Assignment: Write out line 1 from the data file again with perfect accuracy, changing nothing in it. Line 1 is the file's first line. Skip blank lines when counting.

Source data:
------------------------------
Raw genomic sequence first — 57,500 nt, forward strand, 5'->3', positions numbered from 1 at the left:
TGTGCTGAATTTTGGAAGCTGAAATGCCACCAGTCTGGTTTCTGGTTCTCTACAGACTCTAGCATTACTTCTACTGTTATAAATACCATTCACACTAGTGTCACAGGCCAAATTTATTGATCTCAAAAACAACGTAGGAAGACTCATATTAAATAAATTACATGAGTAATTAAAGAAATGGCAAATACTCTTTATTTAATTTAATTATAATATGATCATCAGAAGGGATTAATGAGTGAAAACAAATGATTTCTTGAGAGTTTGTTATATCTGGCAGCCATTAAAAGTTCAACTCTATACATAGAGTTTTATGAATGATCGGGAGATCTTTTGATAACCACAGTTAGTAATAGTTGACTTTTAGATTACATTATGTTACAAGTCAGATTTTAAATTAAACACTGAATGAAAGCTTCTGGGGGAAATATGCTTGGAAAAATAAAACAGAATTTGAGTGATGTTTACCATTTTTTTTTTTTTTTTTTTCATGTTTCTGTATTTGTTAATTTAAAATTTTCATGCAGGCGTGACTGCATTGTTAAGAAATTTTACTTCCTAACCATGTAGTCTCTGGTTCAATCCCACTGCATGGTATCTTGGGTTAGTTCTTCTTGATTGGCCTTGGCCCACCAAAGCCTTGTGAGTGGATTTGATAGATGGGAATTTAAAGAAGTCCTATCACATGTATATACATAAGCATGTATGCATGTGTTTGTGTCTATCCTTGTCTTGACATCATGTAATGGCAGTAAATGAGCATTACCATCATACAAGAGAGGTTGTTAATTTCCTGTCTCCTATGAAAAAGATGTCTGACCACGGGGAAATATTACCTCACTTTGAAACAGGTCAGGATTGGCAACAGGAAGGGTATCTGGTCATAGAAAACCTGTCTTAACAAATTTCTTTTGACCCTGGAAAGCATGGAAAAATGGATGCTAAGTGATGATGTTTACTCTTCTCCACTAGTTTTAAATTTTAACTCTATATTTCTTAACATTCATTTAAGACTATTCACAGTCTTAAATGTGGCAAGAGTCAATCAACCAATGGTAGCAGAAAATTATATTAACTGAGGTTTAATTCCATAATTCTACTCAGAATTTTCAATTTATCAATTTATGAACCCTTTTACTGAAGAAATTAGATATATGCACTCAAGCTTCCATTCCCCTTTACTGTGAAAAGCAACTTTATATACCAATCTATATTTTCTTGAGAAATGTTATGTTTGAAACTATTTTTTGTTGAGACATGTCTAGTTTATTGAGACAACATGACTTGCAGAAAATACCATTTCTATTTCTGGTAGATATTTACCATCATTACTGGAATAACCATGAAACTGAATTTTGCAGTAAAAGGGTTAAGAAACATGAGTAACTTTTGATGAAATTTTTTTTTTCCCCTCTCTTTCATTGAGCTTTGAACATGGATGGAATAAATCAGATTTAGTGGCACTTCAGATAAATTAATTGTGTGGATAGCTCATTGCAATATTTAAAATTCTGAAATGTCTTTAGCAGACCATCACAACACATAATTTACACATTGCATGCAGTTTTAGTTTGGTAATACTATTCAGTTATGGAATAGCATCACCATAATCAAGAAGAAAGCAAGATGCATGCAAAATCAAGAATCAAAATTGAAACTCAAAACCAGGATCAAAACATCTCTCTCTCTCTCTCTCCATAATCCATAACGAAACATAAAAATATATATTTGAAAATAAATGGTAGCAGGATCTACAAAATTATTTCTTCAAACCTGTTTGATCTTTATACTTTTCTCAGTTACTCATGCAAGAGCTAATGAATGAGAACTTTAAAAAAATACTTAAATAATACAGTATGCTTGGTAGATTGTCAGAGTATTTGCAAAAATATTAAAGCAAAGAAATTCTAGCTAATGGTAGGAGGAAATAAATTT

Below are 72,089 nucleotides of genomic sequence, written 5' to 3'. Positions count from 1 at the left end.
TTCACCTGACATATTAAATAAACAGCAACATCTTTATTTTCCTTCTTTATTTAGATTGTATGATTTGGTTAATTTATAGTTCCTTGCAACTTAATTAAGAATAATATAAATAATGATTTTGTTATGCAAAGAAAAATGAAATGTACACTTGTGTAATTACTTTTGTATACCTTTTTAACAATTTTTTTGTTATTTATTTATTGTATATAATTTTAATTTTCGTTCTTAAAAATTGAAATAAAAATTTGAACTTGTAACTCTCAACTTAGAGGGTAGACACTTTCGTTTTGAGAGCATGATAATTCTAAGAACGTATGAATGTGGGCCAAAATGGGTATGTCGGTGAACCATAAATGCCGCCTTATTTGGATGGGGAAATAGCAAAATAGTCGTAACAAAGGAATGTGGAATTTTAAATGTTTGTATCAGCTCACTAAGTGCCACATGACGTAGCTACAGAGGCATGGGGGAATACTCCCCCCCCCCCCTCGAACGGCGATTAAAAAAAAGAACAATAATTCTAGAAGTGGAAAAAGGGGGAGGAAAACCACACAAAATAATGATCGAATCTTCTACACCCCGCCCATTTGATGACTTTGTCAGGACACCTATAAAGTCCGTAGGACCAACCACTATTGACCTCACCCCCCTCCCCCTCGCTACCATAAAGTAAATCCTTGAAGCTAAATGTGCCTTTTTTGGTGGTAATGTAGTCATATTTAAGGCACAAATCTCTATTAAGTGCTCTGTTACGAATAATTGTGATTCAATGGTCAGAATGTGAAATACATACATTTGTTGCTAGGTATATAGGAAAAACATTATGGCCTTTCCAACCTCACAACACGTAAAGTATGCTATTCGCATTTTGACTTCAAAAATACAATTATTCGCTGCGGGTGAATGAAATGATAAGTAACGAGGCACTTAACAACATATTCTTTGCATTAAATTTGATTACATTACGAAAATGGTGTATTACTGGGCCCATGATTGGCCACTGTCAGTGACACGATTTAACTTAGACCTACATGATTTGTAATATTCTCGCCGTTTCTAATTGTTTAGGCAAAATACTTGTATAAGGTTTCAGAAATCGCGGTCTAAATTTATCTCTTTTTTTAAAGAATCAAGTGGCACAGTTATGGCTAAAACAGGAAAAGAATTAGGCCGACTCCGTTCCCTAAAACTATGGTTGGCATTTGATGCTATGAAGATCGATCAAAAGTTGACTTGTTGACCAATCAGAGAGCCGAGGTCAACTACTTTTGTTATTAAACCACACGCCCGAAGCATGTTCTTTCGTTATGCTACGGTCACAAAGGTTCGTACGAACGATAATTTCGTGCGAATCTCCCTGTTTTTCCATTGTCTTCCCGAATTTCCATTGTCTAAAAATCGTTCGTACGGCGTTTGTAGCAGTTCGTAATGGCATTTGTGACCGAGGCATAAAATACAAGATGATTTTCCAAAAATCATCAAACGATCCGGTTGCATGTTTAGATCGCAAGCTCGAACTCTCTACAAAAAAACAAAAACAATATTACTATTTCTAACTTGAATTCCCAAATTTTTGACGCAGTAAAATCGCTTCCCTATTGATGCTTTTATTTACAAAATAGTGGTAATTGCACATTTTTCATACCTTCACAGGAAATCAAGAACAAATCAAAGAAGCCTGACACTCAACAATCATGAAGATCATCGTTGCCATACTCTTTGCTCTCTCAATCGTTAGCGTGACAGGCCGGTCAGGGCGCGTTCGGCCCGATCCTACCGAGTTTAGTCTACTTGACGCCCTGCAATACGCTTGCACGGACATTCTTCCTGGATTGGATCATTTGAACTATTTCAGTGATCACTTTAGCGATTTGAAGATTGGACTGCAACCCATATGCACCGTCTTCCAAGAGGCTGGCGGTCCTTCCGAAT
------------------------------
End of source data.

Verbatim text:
Raw genomic sequence first — 57,500 nt, forward strand, 5'->3', positions numbered from 1 at the left: